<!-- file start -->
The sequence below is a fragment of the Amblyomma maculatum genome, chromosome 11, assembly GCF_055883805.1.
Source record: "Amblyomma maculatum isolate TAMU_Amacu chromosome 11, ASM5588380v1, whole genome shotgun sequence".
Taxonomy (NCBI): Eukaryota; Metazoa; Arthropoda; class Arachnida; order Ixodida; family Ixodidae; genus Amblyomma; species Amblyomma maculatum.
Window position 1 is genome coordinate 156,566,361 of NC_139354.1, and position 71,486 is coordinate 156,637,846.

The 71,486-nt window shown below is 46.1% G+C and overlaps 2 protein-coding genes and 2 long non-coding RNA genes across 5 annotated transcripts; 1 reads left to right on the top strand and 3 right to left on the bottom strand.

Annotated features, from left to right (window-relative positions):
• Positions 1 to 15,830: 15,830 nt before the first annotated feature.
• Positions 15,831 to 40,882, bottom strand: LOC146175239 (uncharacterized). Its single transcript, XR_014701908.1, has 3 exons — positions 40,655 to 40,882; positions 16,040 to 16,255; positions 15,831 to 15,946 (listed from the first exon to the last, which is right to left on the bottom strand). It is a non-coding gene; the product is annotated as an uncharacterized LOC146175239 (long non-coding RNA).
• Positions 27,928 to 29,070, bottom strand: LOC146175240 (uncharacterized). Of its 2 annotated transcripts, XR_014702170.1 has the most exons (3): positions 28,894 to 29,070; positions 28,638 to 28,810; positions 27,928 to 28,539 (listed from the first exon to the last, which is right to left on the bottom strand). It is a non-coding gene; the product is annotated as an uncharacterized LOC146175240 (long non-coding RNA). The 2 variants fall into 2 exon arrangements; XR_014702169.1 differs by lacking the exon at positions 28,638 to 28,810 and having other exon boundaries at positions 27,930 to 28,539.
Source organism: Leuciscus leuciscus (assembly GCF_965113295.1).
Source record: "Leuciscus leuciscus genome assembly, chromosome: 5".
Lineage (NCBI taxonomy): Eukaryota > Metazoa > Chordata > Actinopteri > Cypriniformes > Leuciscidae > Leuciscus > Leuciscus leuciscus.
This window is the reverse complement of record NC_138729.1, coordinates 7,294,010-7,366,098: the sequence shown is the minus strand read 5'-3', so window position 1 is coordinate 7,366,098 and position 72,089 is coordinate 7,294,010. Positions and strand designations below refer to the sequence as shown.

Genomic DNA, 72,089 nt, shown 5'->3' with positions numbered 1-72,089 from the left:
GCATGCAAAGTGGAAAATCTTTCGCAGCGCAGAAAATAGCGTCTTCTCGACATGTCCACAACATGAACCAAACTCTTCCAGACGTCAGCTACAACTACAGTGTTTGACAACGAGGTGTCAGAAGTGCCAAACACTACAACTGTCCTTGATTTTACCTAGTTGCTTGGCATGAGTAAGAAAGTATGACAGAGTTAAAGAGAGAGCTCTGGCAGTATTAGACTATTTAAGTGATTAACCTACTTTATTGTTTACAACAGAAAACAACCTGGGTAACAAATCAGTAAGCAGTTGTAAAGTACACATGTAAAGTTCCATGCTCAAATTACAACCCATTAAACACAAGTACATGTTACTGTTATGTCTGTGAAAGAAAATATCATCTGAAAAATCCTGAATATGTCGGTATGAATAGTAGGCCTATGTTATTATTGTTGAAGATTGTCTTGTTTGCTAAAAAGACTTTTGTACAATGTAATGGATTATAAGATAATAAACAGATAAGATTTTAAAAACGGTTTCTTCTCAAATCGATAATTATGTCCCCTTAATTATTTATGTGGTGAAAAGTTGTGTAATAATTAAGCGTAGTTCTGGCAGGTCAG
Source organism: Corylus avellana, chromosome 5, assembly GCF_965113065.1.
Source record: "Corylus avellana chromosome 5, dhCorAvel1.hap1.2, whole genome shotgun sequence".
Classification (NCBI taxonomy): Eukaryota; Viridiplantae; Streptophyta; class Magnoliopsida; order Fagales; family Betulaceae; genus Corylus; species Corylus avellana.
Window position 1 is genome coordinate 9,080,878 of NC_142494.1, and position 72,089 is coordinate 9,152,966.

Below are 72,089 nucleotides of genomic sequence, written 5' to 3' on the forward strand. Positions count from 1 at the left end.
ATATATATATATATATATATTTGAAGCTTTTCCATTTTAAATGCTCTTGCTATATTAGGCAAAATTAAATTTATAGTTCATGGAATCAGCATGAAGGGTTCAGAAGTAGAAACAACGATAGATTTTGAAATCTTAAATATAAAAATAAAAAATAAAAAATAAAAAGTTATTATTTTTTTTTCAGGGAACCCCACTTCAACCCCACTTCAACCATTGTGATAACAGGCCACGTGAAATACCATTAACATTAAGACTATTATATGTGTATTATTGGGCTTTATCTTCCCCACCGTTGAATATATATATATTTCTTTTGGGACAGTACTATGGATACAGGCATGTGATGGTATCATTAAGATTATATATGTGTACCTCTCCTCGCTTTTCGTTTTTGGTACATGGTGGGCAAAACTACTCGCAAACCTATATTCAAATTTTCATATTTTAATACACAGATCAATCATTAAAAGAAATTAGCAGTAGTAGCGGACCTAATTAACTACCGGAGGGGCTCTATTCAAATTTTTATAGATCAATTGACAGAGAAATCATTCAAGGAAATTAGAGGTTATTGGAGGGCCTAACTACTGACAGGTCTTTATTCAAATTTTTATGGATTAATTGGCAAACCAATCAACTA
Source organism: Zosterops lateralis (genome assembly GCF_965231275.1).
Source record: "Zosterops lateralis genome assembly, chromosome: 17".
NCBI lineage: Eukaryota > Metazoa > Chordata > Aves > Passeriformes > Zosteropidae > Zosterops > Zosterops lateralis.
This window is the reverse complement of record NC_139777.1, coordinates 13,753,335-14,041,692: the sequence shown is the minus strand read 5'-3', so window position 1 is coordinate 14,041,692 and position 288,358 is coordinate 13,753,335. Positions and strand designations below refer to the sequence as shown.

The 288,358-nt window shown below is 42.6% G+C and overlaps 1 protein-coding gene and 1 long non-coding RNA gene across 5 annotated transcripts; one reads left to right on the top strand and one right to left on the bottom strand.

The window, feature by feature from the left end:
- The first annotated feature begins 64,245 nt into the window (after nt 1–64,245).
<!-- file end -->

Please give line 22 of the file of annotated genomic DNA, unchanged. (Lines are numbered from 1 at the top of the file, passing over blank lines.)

Source organism: Zosterops lateralis (genome assembly GCF_965231275.1).